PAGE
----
Unhampered by an out-moded system like the one at the federal level, the Commission makes public detailed reports filed by political entities, lobbyists, and contractors on an ongoing basis.
Not only are reports from statewide candidates available to public view, but since 2009, a local contributor database has allowed viewing of information on local candidates.
Electronically-filed lobbyist annual and quarterly reports, along with detailed information taken from those reports, are available to the public, respectively, within three weeks and one week of filing deadlines. Pay-to-Play reports are available to the public within a week of filing. Electronic filing of reports has been available to candidates since a pilot program was initiated in 1999.
A recent upgrade to its Information and Technology system, supported by a special appropriation of $2 million in Fiscal Year 2015, already has led to a more simplified, modern and comprehensive website and will enable parties, political committees and PACs in January to start filing their reports electronically.
As an independent agency, the Commission has been fortunate to have been structured in a way that has allowed it to function effectively and efficiently, free from any direct interference from governors or legislatures, past and present.
Though operating on roughly the same budget of $4.6 million for the last 11 fiscal years, and with a staff compliment that has varied between 61-65 people, ELEC has produced many accomplishments over that period.
Besides a significant upgrade of its Information Technology system and its expansion of electronic filing capacity and contributor databases, the Commission continues to provide analytical press releases and white papers.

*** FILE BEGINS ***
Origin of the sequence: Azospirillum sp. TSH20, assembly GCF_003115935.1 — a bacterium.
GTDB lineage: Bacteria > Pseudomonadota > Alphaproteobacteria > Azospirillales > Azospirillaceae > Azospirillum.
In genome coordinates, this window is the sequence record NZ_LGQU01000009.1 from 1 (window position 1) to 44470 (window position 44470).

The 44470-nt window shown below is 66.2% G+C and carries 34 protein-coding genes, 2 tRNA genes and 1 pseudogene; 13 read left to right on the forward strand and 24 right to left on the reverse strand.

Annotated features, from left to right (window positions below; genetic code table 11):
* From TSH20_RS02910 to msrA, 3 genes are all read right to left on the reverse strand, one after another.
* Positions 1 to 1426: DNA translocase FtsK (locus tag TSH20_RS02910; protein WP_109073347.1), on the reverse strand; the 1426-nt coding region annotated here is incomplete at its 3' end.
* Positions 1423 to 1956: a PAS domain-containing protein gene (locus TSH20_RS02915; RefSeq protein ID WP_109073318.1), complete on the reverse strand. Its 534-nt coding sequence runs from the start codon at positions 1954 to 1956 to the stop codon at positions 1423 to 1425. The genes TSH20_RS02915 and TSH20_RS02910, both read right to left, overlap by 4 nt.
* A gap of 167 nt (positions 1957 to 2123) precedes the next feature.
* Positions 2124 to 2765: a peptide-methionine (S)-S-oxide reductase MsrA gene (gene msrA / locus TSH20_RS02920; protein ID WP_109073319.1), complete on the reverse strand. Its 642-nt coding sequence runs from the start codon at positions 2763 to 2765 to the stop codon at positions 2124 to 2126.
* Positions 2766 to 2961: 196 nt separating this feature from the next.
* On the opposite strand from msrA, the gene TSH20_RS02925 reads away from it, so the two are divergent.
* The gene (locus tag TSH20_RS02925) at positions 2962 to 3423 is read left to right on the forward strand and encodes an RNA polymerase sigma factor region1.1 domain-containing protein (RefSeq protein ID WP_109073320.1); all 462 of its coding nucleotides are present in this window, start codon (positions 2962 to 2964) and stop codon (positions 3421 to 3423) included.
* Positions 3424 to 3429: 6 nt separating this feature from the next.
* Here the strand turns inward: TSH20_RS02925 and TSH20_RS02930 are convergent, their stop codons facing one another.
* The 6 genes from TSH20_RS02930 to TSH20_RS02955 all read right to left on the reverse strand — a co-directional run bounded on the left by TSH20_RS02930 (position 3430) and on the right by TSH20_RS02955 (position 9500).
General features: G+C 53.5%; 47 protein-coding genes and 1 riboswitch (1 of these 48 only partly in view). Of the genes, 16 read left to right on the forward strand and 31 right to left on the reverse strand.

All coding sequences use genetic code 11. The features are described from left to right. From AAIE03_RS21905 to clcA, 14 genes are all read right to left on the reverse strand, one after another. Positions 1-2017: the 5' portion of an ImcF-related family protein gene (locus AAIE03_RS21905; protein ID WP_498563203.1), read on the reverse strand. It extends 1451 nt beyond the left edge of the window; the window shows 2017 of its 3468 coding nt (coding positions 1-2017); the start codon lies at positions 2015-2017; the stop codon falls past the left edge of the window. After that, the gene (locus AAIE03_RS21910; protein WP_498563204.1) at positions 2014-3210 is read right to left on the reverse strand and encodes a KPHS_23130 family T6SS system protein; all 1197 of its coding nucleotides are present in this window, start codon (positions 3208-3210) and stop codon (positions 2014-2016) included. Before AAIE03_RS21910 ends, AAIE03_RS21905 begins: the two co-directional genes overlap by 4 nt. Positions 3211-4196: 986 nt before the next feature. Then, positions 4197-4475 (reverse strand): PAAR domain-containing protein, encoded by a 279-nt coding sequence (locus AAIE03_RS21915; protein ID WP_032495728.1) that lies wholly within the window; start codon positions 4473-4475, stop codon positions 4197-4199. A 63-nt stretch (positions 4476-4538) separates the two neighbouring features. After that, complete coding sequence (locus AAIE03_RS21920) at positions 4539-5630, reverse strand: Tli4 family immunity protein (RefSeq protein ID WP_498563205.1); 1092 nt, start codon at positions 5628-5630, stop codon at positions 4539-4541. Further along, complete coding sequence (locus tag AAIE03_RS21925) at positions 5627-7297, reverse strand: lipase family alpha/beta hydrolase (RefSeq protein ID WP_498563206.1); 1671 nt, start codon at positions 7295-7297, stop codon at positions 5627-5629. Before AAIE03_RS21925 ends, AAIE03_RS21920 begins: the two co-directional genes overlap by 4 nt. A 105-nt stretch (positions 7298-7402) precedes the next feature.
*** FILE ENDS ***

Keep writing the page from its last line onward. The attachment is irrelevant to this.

It also is active in pushing for campaign finance reform measures that would strengthen political parties, reform pay-to-play, and require disclosure of independent groups.
Measures recommended and supported by ELEC such as restricting political fundraising on public property, requiring lobbyists representing local entities to file reports, and replacing gubernatorial printed gubernatorial ballot statements with online ones, have been enacted.
As the result of the foresight on the part of the Legislature in 1973, the ELEC has avoided many of the pitfalls experienced by its counterparts at the federal level.
Decades ago, the Legislature established an agency the public can look toward to establish trust in government. It established ELEC as an autonomous body overseen by a Commission of four members (there is one vacancy now though), no more than two of which can be from the same political party. It granted the Commission sufficient powers to enforce the various laws under its jurisdiction. It also gave it a mission of promoting transparency in government.
Because of the wisdom of the Legislature, ELEC is not subject to an unwieldly bureaucracy as is its big sister agency at the federal level.
Jeff Brindle is the Executive Director of the New Jersey Election Law Enforcement Commission.
The opinions presented here are his own and not necessarily those of the Commission.